Dietribes: I Can't Believe It's Butter!
"¢ Butter has enjoyed a long history all over the world, from Middle Age Parisians being denied the coloration of butter (in the case of it not being yellow enough) to American Pioneers multi-tasking by making butter by allowing the motion of the wagons to churn milk as they traveled. In fact, by WWII butter was so popular that there were shortages due in part by the Army's consumption of over 200 million pounds a year!
"¢ Butter is often seen as an indulgence. Supposedly the Butter Tower of Rouen, for example, was built from money paid by parishioners in exchange for being able to eat butter during Lent.
"¢ Beware the butter! From Brewer's Dictionary of Phrase and Fable: "Before the deceased body of a Parsi is removed from the house, the forehead is smeared with clarified butter or ghee, and the dogs of the house are admitted. If the dog or dogs lick the butter, it is a good omen; if not, it signifies perdition."
"¢ Margarine is not the only butter-pretender - Witches Butter is the common name for a certain familiar-looking fungus that grows on trees, and Bog Butter, found in Northern Ireland, is a buried (and sometimes forgotten) variety of the stuff to preserved to enhance natural flavors.
"¢ Speaking of butter-imposters of course brings us to Margarine. Emperor Napoleon III offered a prize to anyone who could come up with a butter substitute. The winner was Hippolyte Mege-Mouries, a French chemist, who created oleomargarine, a combination of clarified beef fat, water, and a bit of tributyrin (a milk fat) - yum!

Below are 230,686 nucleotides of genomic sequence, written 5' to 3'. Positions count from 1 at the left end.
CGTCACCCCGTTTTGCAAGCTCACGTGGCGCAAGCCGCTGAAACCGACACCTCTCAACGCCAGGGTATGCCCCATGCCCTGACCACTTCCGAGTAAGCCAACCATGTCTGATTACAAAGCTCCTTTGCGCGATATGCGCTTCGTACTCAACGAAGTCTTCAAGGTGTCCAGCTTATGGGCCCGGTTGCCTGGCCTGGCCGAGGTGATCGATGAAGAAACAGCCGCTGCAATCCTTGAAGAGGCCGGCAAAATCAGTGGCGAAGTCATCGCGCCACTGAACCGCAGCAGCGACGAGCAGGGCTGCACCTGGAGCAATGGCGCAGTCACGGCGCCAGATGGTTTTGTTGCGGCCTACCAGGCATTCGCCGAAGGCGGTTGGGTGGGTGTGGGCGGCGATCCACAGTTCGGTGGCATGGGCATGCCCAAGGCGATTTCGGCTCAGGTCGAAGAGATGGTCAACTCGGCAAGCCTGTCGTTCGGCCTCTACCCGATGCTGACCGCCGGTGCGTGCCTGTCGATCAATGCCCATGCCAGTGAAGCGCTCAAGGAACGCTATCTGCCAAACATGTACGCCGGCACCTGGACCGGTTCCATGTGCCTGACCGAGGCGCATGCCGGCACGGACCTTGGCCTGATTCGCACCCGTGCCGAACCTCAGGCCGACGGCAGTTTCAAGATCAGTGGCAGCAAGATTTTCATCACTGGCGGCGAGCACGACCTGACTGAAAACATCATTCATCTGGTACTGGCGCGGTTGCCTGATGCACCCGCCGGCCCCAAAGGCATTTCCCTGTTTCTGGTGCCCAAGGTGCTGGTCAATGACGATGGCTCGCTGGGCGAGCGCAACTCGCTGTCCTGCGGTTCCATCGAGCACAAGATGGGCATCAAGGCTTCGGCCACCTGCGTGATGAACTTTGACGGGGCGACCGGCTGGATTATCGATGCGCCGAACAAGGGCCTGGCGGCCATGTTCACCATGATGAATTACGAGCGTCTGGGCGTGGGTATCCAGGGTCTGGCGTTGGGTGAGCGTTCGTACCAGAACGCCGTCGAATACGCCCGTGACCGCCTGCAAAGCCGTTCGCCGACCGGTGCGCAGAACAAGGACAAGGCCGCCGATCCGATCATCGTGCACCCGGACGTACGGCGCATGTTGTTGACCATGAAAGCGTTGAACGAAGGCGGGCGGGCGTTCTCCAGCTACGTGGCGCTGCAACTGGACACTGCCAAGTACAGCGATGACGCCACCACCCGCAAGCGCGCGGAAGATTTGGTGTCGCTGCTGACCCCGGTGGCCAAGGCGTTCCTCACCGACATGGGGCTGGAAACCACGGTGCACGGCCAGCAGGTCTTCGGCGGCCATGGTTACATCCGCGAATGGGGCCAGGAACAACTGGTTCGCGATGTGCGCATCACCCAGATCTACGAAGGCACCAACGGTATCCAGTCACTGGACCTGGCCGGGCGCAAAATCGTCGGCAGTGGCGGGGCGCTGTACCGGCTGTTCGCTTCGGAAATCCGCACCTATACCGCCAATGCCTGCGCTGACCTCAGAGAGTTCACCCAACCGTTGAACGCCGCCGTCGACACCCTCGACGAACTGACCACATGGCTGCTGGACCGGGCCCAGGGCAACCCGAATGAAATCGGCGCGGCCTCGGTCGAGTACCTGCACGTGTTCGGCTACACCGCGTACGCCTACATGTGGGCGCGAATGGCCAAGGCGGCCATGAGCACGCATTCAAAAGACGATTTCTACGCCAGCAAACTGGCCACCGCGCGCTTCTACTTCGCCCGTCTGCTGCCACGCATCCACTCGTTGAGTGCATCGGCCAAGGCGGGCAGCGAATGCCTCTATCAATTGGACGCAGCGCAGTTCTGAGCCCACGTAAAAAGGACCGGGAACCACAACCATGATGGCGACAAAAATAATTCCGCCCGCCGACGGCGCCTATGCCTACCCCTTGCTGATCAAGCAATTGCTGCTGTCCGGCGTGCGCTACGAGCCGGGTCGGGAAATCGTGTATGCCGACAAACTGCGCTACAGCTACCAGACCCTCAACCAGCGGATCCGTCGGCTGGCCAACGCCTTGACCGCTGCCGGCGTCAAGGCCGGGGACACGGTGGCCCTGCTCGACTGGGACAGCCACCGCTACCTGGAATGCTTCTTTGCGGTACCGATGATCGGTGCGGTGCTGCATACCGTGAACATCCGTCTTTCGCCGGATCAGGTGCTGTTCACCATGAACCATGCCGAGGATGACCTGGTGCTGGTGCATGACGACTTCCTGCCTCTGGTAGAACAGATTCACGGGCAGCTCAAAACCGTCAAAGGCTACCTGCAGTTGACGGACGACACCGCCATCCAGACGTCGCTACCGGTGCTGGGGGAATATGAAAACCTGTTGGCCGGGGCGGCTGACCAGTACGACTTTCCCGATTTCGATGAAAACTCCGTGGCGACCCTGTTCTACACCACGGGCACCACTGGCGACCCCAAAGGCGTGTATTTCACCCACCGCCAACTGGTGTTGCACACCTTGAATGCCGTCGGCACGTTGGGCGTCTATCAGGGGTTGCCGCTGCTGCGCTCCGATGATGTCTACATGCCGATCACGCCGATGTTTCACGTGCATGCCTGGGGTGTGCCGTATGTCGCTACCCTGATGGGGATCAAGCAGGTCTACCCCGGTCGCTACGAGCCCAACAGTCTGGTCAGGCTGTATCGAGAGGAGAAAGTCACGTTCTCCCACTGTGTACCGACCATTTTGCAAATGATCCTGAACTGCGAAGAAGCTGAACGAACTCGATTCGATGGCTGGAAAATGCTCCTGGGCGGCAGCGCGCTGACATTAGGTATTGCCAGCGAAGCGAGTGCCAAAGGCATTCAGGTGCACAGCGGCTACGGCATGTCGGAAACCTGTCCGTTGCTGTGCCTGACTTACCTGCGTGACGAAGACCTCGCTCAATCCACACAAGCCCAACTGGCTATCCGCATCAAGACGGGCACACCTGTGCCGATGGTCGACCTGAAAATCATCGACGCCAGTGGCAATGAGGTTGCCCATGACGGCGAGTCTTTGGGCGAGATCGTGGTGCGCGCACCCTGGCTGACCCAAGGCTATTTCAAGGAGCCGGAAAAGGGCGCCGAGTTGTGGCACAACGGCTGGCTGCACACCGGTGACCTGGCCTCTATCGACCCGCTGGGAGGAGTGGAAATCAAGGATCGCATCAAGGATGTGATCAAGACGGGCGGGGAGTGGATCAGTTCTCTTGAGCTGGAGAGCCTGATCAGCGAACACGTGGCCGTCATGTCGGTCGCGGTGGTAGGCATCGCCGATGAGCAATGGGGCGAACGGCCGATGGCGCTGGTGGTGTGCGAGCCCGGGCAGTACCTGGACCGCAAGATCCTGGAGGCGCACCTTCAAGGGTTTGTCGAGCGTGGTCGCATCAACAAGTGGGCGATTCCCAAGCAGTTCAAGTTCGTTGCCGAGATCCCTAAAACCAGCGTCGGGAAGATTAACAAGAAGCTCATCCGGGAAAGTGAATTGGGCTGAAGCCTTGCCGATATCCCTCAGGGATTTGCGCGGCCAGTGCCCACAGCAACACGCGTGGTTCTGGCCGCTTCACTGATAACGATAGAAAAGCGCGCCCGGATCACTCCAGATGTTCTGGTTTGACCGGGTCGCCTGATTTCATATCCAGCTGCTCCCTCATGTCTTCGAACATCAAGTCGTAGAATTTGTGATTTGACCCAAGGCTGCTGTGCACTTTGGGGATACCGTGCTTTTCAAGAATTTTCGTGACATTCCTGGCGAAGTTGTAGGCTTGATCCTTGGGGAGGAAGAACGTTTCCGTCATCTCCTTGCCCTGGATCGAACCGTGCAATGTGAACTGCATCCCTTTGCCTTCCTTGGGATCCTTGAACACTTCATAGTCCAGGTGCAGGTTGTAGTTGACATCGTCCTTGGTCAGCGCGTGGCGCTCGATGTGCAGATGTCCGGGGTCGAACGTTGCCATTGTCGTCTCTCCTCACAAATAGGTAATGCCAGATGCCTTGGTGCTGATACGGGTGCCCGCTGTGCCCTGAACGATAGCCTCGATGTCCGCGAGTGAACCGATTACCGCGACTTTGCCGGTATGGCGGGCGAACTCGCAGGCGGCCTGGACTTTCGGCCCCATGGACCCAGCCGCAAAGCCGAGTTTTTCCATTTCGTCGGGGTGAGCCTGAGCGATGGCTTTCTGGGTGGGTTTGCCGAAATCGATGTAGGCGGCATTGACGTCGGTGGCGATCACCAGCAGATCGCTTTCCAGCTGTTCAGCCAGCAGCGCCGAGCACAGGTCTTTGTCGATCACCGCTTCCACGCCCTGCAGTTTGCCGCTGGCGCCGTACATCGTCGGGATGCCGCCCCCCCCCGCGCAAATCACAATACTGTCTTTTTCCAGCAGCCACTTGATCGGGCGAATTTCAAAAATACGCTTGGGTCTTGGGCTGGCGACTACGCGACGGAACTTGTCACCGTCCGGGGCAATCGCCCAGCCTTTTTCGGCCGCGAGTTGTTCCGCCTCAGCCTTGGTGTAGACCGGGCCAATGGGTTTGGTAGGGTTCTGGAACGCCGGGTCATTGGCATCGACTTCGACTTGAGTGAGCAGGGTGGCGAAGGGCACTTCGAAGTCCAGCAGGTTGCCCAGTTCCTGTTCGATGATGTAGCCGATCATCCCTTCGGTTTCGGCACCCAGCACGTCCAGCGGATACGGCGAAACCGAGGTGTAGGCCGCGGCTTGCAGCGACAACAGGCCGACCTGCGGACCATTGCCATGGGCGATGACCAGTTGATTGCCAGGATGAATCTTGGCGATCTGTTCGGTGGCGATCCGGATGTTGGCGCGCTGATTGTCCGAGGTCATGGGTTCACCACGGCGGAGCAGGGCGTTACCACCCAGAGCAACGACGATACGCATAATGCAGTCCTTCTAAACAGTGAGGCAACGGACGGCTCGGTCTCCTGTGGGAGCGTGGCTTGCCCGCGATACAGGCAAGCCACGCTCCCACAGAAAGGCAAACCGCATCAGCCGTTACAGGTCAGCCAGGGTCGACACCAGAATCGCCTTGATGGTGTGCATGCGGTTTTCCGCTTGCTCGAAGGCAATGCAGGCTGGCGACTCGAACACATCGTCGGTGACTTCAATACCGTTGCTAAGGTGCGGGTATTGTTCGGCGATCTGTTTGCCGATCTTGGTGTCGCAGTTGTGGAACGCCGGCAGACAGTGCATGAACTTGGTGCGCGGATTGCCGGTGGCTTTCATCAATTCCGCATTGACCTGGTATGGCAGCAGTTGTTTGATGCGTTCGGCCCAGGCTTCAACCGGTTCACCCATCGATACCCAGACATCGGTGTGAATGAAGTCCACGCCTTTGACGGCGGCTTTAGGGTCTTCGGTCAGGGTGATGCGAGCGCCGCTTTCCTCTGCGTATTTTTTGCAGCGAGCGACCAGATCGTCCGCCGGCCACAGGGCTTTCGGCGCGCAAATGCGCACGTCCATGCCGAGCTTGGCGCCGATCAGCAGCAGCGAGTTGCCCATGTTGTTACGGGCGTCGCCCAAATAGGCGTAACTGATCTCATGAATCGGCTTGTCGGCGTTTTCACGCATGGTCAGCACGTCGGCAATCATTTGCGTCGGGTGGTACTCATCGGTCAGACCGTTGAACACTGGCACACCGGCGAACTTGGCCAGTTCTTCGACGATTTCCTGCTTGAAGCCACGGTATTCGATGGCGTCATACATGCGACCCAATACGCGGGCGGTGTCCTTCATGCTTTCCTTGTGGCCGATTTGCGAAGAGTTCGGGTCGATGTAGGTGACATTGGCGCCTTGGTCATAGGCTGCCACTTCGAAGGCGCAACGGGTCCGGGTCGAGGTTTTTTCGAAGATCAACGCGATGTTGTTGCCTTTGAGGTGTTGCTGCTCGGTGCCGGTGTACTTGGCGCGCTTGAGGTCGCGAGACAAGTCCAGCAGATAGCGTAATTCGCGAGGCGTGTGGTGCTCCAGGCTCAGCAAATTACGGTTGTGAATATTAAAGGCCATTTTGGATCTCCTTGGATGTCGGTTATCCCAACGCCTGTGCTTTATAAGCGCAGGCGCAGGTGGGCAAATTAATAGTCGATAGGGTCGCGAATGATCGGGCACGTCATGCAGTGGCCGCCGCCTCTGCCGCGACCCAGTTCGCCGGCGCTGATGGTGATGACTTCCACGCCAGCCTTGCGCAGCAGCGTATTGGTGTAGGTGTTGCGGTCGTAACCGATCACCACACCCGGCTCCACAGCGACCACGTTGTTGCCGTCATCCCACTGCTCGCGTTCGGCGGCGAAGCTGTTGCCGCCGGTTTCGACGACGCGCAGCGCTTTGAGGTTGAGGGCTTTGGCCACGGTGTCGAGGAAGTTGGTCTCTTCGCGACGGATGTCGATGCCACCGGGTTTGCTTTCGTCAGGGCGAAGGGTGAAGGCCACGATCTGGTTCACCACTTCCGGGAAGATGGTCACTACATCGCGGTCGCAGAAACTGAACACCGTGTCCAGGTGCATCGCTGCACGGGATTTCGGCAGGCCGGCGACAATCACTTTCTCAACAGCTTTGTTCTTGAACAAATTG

"¢ The love-affair was short-lived, however. In 1886 Grover Cleveland signed the Margarine Act, a tax on oleofats. In the early 20th century margarine was defined as a harmful drug
thanks to the powerful butter lobby, with five states going so far as to dye margarine pink so there would be no confusion. And of course Julia Child famously noted on her television cooking show, "If you're afraid of butter, as many people are nowadays, just put in cream!"
"¢ No matter how you feel about margarine, take the Mental Floss quiz and see how you fare with these fabulous facts.
"¢ Butter can also be used as art, like in these beautiful highly detailed Tibetan Butter Sculptures and also in creations by the Butter Cow Lady who, yes, made life-size cows from butter as well as a curious butter sculpture of The Last Supper.
So how do you Flossers indulge with butter? Margarine versus Butter? And has anyone ever made it themselves? Do tell!
Hungry for more? Venture into the Dietribes archive.